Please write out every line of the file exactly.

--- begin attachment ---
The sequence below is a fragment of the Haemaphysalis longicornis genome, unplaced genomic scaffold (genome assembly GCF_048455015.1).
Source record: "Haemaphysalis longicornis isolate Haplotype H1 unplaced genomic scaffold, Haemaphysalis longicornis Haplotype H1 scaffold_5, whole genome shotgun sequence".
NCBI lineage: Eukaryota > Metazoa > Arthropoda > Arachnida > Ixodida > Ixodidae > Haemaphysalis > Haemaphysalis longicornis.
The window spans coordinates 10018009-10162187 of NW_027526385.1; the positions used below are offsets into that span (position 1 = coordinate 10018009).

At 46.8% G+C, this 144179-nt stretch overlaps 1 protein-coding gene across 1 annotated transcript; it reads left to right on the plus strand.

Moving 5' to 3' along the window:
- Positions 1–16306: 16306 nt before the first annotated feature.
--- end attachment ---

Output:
The sequence below is a fragment of the Haemaphysalis longicornis genome, unplaced genomic scaffold (genome assembly GCF_048455015.1).
Source record: "Haemaphysalis longicornis isolate Haplotype H1 unplaced genomic scaffold, Haemaphysalis longicornis Haplotype H1 scaffold_5, whole genome shotgun sequence".
NCBI lineage: Eukaryota > Metazoa > Arthropoda > Arachnida > Ixodida > Ixodidae > Haemaphysalis > Haemaphysalis longicornis.
The window spans coordinates 10018009-10162187 of NW_027526385.1; the positions used below are offsets into that span (position 1 = coordinate 10018009).

At 46.8% G+C, this 144179-nt stretch overlaps 1 protein-coding gene across 1 annotated transcript; it reads left to right on the plus strand.

Moving 5' to 3' along the window:
- Positions 1–16306: 16306 nt before the first annotated feature.